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Overview of SKT’s activities

Network coverage

SK Telecom has been one of the earliest and most active telcos to deploy a 5G network. It initially created 70 5G clusters in key commercial districts and densely populated areas to ensure a level of coverage suitable for augmented reality (AR) and virtual reality (VR) and plans to increase the number to 240 in 2020. It has paid particular attention to mobile (or multi-access) edge computing (MEC) applications for different vertical industry sectors and plans to build 5G MEC centres in 12 different locations across Korea. For its nationwide 5G Edge cloud service it is working with AWS and Microsoft.

In recognition of the constraints imposed by the spectrum used by 5G, it is also working on ensuring good indoor 5G coverage in some 2,000 buildings, including airports, department stores and large shopping malls as well as small-to-medium-sized buildings using distributed antenna systems (DAS) or its in-house developed indoor 5G repeaters. It also is working with Deutsche Telekom on trials of the repeaters in Germany. In addition, it has already initiated activities in 6G, an indication of the seriousness with which it is addressing the mobile market.

NUGU, the AI platform

It launched its own AI driven smart speaker, NUGU in 2016/7, which SKT is using to support consumer applications such as Smart Home and IPTV. There are now eight versions of NUGU for consumers and it also serves as a platform for other applications. More recently it has developed several NUGU/AI applications for businesses and civil authorities in conjunction with 5G deployments. It also has an AI based network management system named Tango.

Although NUGU initially performed well in the market, it seems likely that the subsequent launch of smart speakers by major global players such as Amazon and Google has had a strong negative impact on the product’s recent growth. The absence of published data supports this view, since the company often only reports good news, unless required by law. SK Telecom has responded by developing variants of NUGU for children and other specialist markets and making use of the NUGU AI platform for a variety of smart applications. In the absence of published information, it is not possible to form a view on the success of the NUGU variants, although the intent appears to be to attract young users and build on their brand loyalty.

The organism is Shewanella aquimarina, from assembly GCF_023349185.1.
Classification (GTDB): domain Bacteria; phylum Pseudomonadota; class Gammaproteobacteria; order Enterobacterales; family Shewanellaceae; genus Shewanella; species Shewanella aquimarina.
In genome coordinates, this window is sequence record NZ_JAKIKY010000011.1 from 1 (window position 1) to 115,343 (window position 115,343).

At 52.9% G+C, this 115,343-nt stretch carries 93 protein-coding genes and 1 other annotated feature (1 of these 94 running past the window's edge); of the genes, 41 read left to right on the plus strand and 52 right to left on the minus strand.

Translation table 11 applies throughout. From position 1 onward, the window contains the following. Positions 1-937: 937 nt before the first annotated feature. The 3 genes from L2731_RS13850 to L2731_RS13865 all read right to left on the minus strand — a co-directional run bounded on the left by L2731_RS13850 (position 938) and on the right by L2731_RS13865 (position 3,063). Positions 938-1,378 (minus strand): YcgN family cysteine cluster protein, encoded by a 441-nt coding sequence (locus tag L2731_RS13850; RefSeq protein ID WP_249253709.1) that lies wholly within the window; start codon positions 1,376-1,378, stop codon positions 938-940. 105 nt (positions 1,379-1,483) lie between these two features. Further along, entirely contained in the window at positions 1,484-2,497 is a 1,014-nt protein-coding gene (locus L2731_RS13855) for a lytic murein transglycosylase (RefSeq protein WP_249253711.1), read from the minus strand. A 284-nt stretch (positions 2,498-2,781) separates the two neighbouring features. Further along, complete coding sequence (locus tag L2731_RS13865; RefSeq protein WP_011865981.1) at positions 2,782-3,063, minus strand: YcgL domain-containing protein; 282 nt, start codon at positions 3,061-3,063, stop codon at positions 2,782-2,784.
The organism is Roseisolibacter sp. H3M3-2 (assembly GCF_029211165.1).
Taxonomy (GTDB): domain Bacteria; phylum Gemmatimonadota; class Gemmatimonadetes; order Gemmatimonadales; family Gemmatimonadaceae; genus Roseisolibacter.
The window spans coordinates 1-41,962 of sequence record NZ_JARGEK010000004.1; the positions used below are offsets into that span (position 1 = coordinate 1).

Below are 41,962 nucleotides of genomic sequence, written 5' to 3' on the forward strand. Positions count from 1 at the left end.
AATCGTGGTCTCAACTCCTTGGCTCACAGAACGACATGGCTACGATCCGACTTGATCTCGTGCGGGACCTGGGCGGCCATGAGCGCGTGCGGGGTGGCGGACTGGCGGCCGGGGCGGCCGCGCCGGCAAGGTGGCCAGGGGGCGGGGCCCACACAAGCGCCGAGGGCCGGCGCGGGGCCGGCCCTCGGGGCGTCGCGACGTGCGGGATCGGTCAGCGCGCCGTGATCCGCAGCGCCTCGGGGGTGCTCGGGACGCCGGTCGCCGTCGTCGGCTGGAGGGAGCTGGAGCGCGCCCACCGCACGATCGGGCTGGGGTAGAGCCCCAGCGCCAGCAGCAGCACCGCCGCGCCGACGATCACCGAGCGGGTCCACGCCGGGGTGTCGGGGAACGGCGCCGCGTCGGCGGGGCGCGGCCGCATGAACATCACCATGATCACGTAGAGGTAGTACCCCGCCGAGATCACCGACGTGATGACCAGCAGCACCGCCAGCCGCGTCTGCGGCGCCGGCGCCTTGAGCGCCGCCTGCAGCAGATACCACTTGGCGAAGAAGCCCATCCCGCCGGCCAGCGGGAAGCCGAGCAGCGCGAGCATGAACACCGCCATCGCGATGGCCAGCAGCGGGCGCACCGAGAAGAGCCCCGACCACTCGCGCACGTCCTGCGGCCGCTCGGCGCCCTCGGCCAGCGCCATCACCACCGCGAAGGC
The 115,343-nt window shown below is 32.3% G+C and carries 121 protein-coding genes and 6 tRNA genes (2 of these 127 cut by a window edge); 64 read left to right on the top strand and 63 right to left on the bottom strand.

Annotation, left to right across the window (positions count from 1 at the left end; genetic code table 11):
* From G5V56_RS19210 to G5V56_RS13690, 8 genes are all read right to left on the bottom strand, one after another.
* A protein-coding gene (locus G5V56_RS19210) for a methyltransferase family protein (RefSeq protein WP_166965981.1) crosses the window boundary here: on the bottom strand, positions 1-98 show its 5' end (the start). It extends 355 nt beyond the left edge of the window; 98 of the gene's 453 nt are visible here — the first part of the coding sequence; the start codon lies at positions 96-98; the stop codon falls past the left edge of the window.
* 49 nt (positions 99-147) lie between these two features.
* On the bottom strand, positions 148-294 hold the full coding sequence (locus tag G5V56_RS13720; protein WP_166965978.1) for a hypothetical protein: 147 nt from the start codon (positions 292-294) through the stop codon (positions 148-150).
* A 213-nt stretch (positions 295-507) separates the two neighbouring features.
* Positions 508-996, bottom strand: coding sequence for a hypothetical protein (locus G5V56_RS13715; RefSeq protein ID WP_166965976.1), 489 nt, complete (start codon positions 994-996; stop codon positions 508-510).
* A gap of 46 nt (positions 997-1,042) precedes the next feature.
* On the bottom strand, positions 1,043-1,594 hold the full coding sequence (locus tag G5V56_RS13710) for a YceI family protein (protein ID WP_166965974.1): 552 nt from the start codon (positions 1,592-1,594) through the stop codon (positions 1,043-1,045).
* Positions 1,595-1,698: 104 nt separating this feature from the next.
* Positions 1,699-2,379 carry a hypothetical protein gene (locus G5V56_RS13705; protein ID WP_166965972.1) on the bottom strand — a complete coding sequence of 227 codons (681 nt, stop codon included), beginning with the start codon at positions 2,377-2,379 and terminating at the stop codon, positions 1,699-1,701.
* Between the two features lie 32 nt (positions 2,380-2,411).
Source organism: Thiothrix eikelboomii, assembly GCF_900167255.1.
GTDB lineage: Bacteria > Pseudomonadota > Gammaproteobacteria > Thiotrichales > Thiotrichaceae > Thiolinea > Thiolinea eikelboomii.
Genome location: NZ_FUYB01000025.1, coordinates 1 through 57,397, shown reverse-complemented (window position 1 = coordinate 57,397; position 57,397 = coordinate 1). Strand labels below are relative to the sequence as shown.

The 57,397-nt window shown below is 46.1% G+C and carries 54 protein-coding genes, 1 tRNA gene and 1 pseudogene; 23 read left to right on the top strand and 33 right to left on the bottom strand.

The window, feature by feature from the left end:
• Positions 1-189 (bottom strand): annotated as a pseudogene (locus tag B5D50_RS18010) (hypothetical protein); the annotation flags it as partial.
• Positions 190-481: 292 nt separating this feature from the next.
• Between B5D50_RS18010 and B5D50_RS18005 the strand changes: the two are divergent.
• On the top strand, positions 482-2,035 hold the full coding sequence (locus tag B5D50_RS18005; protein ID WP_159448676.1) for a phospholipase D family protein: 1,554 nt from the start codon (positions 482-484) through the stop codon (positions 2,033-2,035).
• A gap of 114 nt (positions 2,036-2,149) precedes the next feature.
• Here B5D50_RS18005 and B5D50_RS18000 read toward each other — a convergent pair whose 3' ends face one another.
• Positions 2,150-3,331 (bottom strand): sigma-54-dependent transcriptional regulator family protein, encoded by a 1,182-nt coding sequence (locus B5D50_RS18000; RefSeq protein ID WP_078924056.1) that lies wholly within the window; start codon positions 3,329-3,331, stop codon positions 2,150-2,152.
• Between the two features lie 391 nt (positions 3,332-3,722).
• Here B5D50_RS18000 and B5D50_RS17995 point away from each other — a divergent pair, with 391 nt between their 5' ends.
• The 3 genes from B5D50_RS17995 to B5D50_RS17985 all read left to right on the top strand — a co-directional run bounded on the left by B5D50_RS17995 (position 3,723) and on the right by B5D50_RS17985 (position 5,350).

It has offered smart home products and services since 2015/6. Its smart home portfolio has continually developed in conjunction with an increasing range of partners and is widely recognised as one of the two most comprehensive offerings globally. The other being Deutsche Telekom’s Qivicon. The service appears to be most successful in penetrating the new build market through the property developers.

NUGU is also an AI platform, which is used to support business applications. SK Telecom has also supported the SK Group by providing new AI/5G solutions and opening APIs to other subsidiaries including SK Hynix. Within the SK Group, SK Planet, a subsidiary of SK Telecom, is active in internet platform development and offers development of applications based on NUGU as a service.

Smart solutions for enterprises

SKT continues to experiment with and trial new applications which build on its 5G and AI applications for individuals (B2C), businesses and the public sector. During 2019 it established B2B applications, making use of 5G, on-prem edge computing, and AI, including:

  • Smart factory(real time process control and quality control)
  • Smart distribution and robot control